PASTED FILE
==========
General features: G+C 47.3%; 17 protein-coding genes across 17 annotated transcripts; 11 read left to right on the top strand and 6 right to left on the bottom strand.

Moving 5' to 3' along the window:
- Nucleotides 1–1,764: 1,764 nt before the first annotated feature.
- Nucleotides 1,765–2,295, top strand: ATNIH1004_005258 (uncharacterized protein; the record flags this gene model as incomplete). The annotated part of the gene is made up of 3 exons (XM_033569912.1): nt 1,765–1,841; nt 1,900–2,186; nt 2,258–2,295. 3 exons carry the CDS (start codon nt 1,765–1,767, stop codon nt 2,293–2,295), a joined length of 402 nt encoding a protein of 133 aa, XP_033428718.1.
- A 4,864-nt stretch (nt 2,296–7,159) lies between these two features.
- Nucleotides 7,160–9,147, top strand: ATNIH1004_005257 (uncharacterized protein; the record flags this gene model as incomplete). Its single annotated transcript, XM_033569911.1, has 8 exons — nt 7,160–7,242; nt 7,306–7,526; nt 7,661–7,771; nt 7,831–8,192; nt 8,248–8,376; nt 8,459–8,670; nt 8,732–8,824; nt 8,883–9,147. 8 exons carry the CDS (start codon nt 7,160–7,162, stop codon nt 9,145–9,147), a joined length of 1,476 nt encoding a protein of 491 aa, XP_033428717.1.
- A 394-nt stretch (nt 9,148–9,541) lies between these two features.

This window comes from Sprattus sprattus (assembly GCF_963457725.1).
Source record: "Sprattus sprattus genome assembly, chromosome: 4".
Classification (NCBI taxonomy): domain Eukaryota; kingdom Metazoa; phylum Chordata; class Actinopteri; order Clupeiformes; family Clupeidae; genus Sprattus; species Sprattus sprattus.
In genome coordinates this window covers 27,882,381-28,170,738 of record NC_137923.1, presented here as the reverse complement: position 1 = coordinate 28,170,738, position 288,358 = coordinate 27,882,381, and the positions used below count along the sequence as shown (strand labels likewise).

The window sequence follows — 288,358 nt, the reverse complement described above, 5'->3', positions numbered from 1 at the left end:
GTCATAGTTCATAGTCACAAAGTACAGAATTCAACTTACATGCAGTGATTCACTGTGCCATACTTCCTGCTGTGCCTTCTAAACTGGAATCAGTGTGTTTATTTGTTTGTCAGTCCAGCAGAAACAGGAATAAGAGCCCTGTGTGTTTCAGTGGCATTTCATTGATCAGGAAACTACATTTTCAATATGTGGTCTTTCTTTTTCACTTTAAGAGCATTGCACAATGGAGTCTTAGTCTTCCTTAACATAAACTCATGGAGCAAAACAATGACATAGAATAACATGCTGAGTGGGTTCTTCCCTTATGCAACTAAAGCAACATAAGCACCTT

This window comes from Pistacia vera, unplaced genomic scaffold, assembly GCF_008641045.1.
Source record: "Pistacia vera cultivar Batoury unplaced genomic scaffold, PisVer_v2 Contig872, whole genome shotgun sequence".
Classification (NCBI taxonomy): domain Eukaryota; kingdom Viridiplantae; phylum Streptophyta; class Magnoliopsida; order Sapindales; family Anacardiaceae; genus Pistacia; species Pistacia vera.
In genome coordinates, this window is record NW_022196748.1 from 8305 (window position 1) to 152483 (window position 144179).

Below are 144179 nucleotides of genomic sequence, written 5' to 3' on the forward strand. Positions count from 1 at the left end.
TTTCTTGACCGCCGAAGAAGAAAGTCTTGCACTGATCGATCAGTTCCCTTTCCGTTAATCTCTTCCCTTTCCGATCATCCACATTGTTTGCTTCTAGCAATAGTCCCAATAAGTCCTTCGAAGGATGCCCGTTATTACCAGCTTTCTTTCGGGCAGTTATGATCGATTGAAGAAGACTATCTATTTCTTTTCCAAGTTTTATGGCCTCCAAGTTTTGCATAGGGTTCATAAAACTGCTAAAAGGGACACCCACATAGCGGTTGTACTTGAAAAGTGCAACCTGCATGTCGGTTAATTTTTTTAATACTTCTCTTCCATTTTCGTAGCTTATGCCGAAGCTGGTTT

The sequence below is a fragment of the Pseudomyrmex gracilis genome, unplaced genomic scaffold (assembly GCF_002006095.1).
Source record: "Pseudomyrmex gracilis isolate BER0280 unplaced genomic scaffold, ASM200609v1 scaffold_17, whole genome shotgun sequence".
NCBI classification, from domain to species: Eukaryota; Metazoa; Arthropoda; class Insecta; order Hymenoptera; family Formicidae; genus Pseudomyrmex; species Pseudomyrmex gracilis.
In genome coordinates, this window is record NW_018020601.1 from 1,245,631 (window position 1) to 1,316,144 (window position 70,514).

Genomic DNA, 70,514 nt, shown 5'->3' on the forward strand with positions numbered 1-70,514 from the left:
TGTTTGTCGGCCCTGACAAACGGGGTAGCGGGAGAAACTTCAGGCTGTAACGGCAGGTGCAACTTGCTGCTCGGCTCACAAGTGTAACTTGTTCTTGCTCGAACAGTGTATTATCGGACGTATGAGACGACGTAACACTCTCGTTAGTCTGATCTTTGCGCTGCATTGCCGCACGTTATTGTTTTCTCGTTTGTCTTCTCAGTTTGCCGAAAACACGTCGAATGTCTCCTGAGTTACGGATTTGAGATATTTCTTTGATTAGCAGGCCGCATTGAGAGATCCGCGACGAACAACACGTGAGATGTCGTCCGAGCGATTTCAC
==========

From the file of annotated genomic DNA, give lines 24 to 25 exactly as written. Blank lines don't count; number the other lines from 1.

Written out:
Genomic DNA, 70,514 nt, shown 5'->3' on the forward strand with positions numbered 1-70,514 from the left:
TGTTTGTCGGCCCTGACAAACGGGGTAGCGGGAGAAACTTCAGGCTGTAACGGCAGGTGCAACTTGCTGCTCGGCTCACAAGTGTAACTTGTTCTTGCTCGAACAGTGTATTATCGGACGTATGAGACGACGTAACACTCTCGTTAGTCTGATCTTTGCGCTGCATTGCCGCACGTTATTGTTTTCTCGTTTGTCTTCTCAGTTTGCCGAAAACACGTCGAATGTCTCCTGAGTTACGGATTTGAGATATTTCTTTGATTAGCAGGCCGCATTGAGAGATCCGCGACGAACAACACGTGAGATGTCGTCCGAGCGATTTCAC